Prisons as Educational sites

KARIANE WESTRHEIM is Research Fellow at the Department of Education and Health Promotion, University of Bergen, Norway. Her research interests include critical pedagogy, critical multiculturalism and education in marginal contexts. Her current PhD work focuses on the educational foundation of the Kurdistan Workers Party (PKK).

This paper is based on a qualitative study with four informants who have been sentenced to years of imprisonment because of their links to the PKK (Kurdistan Workers Party), an armed guerrilla who waged war against Turkey between 1984 and 1999. In the aftermath of the 1980 military coup in Turkey, the Turkish left was prosecuted by the Turkish military. During this wave of mass detentions, 1790 suspected PKK members were captured, substantially more than from any other single Kurdish group1. The imprisoned members the party continued their political work from inside the brick walls. There are still more than 20 000 political prisoners in Turkish prisons. The informants in this study, who were imprisoned at various stages of the struggle, and in various prisons, emphasise the crucial role education and personal transformation played for political prisoners. This article also highlights how education in prison contributed to the overall struggle of the PKK as well as for the struggle of the Kurdish people.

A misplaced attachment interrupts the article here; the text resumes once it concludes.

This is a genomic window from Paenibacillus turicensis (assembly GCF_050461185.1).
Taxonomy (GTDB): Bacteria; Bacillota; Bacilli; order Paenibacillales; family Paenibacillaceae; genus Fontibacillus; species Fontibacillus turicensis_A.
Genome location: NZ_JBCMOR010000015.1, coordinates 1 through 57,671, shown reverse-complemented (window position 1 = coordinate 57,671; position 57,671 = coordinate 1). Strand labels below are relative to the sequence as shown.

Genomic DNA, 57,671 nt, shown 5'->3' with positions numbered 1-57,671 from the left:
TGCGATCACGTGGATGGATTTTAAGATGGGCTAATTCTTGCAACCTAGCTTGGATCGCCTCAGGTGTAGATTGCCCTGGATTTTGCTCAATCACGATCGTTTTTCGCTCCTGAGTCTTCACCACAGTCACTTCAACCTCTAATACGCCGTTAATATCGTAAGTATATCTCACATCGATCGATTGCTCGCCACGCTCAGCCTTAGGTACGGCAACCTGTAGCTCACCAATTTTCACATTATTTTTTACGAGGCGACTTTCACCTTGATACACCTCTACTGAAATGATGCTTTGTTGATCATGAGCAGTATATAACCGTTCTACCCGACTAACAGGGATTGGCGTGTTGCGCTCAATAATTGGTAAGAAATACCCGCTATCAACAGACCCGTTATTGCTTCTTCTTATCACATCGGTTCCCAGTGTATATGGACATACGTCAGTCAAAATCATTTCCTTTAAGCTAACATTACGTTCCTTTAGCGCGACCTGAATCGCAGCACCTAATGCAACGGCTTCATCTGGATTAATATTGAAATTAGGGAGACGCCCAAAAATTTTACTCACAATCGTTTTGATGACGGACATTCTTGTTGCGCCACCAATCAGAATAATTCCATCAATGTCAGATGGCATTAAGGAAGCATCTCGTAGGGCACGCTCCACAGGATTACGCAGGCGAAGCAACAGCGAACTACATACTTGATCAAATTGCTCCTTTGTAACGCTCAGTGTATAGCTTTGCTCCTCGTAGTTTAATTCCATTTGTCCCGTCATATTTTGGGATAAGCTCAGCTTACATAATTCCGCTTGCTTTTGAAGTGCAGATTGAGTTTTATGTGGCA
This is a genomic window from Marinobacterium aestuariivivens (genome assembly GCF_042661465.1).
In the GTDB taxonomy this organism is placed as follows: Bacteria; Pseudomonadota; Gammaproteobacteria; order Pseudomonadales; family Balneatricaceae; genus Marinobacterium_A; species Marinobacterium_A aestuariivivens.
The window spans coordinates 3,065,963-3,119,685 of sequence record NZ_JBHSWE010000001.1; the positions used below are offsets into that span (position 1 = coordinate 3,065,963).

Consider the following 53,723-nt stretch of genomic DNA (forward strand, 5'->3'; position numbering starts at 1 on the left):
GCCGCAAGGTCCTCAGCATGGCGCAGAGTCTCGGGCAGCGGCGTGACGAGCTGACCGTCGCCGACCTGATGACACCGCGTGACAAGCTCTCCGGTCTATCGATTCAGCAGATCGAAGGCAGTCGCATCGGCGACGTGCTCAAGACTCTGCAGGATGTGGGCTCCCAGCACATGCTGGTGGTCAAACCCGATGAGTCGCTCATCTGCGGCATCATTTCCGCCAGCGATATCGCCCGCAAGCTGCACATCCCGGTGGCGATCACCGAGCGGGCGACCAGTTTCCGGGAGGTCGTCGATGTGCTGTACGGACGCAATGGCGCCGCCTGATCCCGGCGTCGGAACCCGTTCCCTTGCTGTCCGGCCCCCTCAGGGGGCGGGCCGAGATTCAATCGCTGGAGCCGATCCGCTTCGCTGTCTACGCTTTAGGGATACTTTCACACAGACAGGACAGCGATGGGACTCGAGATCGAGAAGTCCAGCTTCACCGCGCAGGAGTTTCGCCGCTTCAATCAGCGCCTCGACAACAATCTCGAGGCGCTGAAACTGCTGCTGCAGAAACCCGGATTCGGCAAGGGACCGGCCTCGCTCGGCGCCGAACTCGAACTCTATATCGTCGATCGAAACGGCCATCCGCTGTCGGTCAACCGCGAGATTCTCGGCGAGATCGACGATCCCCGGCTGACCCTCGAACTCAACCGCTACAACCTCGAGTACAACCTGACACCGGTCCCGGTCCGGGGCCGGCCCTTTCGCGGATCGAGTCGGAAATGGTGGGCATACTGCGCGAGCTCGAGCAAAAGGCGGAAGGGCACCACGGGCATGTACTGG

1 McDowell 2000, p. 420

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